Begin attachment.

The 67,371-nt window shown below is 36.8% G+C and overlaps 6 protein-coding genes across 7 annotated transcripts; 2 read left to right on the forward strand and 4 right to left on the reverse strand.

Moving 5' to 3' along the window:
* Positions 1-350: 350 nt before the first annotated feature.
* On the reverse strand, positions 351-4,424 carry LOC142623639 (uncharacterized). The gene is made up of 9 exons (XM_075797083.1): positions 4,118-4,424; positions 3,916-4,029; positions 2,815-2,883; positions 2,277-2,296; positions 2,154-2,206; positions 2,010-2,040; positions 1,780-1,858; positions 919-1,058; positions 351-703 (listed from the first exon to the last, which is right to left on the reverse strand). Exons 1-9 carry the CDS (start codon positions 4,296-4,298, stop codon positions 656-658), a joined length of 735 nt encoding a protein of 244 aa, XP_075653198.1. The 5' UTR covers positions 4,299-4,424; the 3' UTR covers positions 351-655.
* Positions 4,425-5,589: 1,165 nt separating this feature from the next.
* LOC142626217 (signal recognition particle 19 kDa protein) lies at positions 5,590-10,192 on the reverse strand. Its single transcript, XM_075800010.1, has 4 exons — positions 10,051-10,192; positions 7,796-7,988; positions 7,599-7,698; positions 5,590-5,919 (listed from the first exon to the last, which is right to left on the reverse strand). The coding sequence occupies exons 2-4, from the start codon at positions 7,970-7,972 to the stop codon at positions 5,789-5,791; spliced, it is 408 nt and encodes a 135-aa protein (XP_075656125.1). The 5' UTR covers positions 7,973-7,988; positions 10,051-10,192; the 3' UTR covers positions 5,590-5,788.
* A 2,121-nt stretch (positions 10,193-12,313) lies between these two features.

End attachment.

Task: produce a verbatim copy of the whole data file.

The 67,371-nt window shown below is 36.8% G+C and overlaps 6 protein-coding genes across 7 annotated transcripts; 2 read left to right on the forward strand and 4 right to left on the reverse strand.

Moving 5' to 3' along the window:
* Positions 1-350: 350 nt before the first annotated feature.
* On the reverse strand, positions 351-4,424 carry LOC142623639 (uncharacterized). The gene is made up of 9 exons (XM_075797083.1): positions 4,118-4,424; positions 3,916-4,029; positions 2,815-2,883; positions 2,277-2,296; positions 2,154-2,206; positions 2,010-2,040; positions 1,780-1,858; positions 919-1,058; positions 351-703 (listed from the first exon to the last, which is right to left on the reverse strand). Exons 1-9 carry the CDS (start codon positions 4,296-4,298, stop codon positions 656-658), a joined length of 735 nt encoding a protein of 244 aa, XP_075653198.1. The 5' UTR covers positions 4,299-4,424; the 3' UTR covers positions 351-655.
* Positions 4,425-5,589: 1,165 nt separating this feature from the next.
* LOC142626217 (signal recognition particle 19 kDa protein) lies at positions 5,590-10,192 on the reverse strand. Its single transcript, XM_075800010.1, has 4 exons — positions 10,051-10,192; positions 7,796-7,988; positions 7,599-7,698; positions 5,590-5,919 (listed from the first exon to the last, which is right to left on the reverse strand). The coding sequence occupies exons 2-4, from the start codon at positions 7,970-7,972 to the stop codon at positions 5,789-5,791; spliced, it is 408 nt and encodes a 135-aa protein (XP_075656125.1). The 5' UTR covers positions 7,973-7,988; positions 10,051-10,192; the 3' UTR covers positions 5,590-5,788.
* A 2,121-nt stretch (positions 10,193-12,313) lies between these two features.